The veterans in a new documentary signed up for weekend Guard duty, but spent a decade fighting in the Middle East VIDEO
A still from "Where Soldiers Come From"
The last 10 years have produced an array of documentaries about post-9/11 America, but few are as haunting and compassionate as Heather Courtney’s “Where Soldiers Come From,” which airs Thursday on the PBS series “P.O.V.” If you’re into nonfiction and like films about recent American history, you can slake that thirst with dozens of movies about Afghanistan and Iraq and the men and women who served there — everything from detailed policy and process documentaries to up-close portraits of individuals. But what makes “Where Soldiers Come From” so unusual is the relaxed and intelligent way that it connects the private and public experience of war. Deftly switching back and forth between a tiny town in Michigan’s Upper Peninsula and the chaos of Afghanistan, the movie plays like an elegant real-life answer to “The Best Years of Our Lives” and “The Deer Hunter.”
Courtney focuses on 10 friends who joined the Guard hoping — perhaps believing, as many people did back then — that they would never see battle, and that if they did, they wouldn’t be in the thick of it. They thought they were agreeing to wear uniforms and go on training exercises and maybe be called on to quell domestic unrest or help out during disasters. In exchange, they’d get a paycheck, a $20,000 signing bonus and college aid. They saw Guard service as a way to improve their lives — a motivation keenly depicted in an early scene that shows Dominic Friedanelli, an aspiring artist, spray-painting a mural on the wall of an abandoned building. He’s a classic creative type who sees money as a means to an end — in this case, a way to formally study art and become a professional. “Ah, he’s a good kid,” Dominic’s father says. “He was such a good kid, in fact, for one of his birthdays, on the bus, he was giving his birthday money away to kids. ‘Here, here’s a buck. Here, have two!’” Another enlistee, Matt Beaudoin (“Bodi”), has a family history of military service and wants to be a cop like his dad before him. “That’s all you hear from small towns: ‘Oh, I can’t wait to get out,’” he says. “But I had a good time growing up.”
During the aughts, the National Guard fell victim to mission creep and became an unofficial active branch of the nation’s combat military. As Courtney’s movie unfolds across several years and across two continents, we see how this policy affects individuals. The young men evolve from naive small-town dreamers to war veterans dealing with depression, shell shock and brain injury.
These soldiers, their girlfriends and their families aren’t rhetorical abstractions to the filmmaker. They’re ordinary young people who viewed service during wartime as a career option and were forever changed by their experience — people like Cole Smith, Dominic’s best friend.
“A lot of you guys are like, ‘I can’t wait to kill someone,’” a fellow soldier tells Cole while they’re patrolling Afghanistan in a tank. “I don’t want to kill anyone,” Cole says, smiling. “I’m not a fighter, I’m a lover.”
“I told myself I was never gonna join the military,” Cole says later in his service, when he’s pounding cough syrup to stay awake through endless bomb disposal patrols and coping with a stomach ailment that might be an ulcer. “Dropped out of school. Quit my job. Didn’t have any money, I figured, ‘Twenty Gs, National Guard, one weekend a month, two weeks a year, fuck, friends already there … Let’s do it.’ I knew I probably had to deploy at least once in six years. Pretty obvious, I guess — we’re at war. I just figured, ‘Fuck it.’ Might as well do something with my life, you know?” He looks away from the camera for a second, then looks up again, staring straight into the lens, and says in a self-flagellating sing-song: “Iiii-diot!”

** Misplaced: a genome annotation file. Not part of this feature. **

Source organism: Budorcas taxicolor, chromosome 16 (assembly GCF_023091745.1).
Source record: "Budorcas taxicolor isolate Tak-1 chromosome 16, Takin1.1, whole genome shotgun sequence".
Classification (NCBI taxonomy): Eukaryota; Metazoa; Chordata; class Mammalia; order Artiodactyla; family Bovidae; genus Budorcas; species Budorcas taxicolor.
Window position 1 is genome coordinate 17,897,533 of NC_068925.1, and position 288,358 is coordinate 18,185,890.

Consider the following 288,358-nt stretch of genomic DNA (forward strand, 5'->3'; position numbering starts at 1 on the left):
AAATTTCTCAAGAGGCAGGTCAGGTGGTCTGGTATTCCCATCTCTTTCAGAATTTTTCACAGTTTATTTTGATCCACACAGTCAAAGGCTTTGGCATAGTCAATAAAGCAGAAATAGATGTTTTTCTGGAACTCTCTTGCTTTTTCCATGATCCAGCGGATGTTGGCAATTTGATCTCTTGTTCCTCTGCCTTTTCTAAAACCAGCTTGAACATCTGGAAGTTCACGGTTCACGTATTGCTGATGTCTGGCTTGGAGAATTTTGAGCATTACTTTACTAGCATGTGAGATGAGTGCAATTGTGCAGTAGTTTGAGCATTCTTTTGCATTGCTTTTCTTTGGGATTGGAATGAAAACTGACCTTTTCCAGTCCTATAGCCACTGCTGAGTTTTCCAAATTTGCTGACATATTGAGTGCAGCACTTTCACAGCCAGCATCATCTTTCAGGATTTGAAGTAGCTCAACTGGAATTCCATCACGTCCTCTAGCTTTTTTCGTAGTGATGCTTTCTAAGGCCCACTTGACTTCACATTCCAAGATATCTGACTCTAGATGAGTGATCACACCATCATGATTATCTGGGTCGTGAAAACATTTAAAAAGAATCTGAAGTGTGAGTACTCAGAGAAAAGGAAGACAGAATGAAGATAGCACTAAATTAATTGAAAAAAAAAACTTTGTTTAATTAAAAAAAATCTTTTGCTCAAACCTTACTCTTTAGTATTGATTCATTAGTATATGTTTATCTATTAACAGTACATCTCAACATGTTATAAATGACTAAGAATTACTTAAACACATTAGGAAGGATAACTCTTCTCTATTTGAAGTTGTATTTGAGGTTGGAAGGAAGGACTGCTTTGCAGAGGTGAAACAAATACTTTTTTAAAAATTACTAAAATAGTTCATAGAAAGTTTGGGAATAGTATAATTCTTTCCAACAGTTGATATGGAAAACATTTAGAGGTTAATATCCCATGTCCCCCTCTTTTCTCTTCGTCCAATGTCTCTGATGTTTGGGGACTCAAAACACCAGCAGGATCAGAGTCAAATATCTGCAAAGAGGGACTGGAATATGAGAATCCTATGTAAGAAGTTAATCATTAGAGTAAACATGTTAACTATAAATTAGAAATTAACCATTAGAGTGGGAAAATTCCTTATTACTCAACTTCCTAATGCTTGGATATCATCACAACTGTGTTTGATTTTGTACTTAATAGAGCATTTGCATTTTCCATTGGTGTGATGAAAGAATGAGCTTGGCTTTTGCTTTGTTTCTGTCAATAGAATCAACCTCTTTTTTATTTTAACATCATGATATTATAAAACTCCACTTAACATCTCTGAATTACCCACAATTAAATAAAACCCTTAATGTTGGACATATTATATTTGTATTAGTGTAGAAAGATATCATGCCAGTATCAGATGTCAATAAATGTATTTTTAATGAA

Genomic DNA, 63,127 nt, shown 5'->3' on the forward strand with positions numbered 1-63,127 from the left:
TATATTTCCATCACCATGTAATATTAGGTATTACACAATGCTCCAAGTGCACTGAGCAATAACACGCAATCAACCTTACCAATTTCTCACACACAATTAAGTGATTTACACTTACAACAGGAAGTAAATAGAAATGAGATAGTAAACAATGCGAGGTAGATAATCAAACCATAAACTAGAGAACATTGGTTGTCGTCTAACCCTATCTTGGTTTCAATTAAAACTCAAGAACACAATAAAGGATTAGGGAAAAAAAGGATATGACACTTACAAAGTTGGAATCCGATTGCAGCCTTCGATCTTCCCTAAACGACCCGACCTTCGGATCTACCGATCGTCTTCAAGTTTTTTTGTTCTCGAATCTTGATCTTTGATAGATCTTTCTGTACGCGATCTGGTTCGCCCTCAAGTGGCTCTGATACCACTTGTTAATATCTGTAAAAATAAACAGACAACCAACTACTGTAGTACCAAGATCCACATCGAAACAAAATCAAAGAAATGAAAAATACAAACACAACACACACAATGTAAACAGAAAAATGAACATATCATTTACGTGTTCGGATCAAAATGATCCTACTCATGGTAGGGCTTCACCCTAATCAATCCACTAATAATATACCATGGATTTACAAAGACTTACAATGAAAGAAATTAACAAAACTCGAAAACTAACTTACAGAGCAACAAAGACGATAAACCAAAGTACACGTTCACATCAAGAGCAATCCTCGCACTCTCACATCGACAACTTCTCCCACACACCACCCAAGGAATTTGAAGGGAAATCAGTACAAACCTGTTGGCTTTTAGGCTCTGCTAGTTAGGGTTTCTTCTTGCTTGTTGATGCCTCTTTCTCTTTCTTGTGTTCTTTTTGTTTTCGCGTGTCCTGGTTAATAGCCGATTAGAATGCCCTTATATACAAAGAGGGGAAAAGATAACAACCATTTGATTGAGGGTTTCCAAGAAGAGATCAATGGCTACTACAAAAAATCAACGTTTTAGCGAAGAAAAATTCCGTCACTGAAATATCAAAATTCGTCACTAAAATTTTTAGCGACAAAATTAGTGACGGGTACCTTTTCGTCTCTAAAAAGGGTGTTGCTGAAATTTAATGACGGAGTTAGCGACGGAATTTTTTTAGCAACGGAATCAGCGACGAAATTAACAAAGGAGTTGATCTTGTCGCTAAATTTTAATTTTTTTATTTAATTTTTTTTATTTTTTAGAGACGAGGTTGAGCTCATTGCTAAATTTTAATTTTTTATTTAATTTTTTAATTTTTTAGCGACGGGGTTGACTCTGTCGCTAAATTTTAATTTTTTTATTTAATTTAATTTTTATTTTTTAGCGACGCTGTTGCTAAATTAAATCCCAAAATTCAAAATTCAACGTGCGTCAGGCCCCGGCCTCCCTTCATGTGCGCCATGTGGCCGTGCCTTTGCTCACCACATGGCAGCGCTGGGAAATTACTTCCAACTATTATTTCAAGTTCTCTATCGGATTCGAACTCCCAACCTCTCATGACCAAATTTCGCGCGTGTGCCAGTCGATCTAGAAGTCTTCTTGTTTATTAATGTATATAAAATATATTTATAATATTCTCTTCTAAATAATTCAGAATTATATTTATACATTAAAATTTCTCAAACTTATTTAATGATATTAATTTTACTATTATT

This sense of disillusionment sits uncomfortably with the reactions that the troops get when they return home — gratitude, empathy and patriotism, undercut by resentment against the government for taking young men away for months at a time to fight an amorphously defined “War on Terror.” They want to feel that the work they’re doing is important and meaningful as well as tough and dangerous. They’re frustrated, depressed and alienated, but also proud of themselves and their brothers and sisters in uniform, and determined to find some meaning in the experience.
Courtney’s filmmaking mirrors her subjects’ complex emotions. For the most part, she’s content to hang back and watch. She captures war and peacetime moments through offhand bits of conversation and montages backed by gentle acoustic guitar music: a party around a campfire, a swim in Lake Michigan, a sweet but awkward dance, a shot of an empty restaurant, panoramic shots of hills dotted with fall leaves. These scenes might have the quality of cheap elegy in another movie, but in this one they’re sincere and beautiful. We’re not seeing an idealized, unreal world, but a real world that’s still here, even though the soldiers can’t plug into it the way they used to.
“I don’t really want people to want to know what I think I want,” says Dominic in an early scene, standing in a gallery while his mother tries to decode one of his surreal, collage-style drawings. “I want them to perceive through their own experience.” She indicates a teddy bear and an American flag nailed to a melting crucifix; swinging from the bear’s left paw is a swollen cartoon heart lashed up in a rope, one upper edge squeezed as if by a fist, the other ringed by an angel’s halo. “This is supposed to represent the death of childhood, am I right?” she asks. “Somewhat,” he replies.